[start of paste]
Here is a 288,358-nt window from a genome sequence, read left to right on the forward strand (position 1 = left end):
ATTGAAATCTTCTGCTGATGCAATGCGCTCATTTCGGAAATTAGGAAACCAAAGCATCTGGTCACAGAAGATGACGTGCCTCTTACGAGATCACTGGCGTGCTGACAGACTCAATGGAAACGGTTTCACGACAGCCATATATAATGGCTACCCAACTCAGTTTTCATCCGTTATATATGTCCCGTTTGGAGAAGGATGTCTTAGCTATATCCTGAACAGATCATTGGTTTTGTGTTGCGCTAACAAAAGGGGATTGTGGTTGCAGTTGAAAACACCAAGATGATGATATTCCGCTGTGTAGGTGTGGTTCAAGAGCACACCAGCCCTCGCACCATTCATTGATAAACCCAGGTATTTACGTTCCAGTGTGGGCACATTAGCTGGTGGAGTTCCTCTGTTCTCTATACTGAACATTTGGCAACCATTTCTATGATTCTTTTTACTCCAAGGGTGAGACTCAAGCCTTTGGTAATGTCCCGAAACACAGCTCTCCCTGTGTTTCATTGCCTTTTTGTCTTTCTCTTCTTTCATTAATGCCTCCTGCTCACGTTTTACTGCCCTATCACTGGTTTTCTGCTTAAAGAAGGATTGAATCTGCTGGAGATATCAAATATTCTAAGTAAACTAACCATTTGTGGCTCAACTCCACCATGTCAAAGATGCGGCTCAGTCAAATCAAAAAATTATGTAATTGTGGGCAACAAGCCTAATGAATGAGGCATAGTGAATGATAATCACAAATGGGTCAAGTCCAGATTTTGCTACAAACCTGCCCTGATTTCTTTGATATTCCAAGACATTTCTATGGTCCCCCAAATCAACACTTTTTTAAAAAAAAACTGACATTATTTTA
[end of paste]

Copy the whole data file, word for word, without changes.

Here is a 288,358-nt window from a genome sequence, read left to right on the forward strand (position 1 = left end):
ATTGAAATCTTCTGCTGATGCAATGCGCTCATTTCGGAAATTAGGAAACCAAAGCATCTGGTCACAGAAGATGACGTGCCTCTTACGAGATCACTGGCGTGCTGACAGACTCAATGGAAACGGTTTCACGACAGCCATATATAATGGCTACCCAACTCAGTTTTCATCCGTTATATATGTCCCGTTTGGAGAAGGATGTCTTAGCTATATCCTGAACAGATCATTGGTTTTGTGTTGCGCTAACAAAAGGGGATTGTGGTTGCAGTTGAAAACACCAAGATGATGATATTCCGCTGTGTAGGTGTGGTTCAAGAGCACACCAGCCCTCGCACCATTCATTGATAAACCCAGGTATTTACGTTCCAGTGTGGGCACATTAGCTGGTGGAGTTCCTCTGTTCTCTATACTGAACATTTGGCAACCATTTCTATGATTCTTTTTACTCCAAGGGTGAGACTCAAGCCTTTGGTAATGTCCCGAAACACAGCTCTCCCTGTGTTTCATTGCCTTTTTGTCTTTCTCTTCTTTCATTAATGCCTCCTGCTCACGTTTTACTGCCCTATCACTGGTTTTCTGCTTAAAGAAGGATTGAATCTGCTGGAGATATCAAATATTCTAAGTAAACTAACCATTTGTGGCTCAACTCCACCATGTCAAAGATGCGGCTCAGTCAAATCAAAAAATTATGTAATTGTGGGCAACAAGCCTAATGAATGAGGCATAGTGAATGATAATCACAAATGGGTCAAGTCCAGATTTTGCTACAAACCTGCCCTGATTTCTTTGATATTCCAAGACATTTCTATGGTCCCCCAAATCAACACTTTTTTAAAAAAAAACTGACATTATTTTA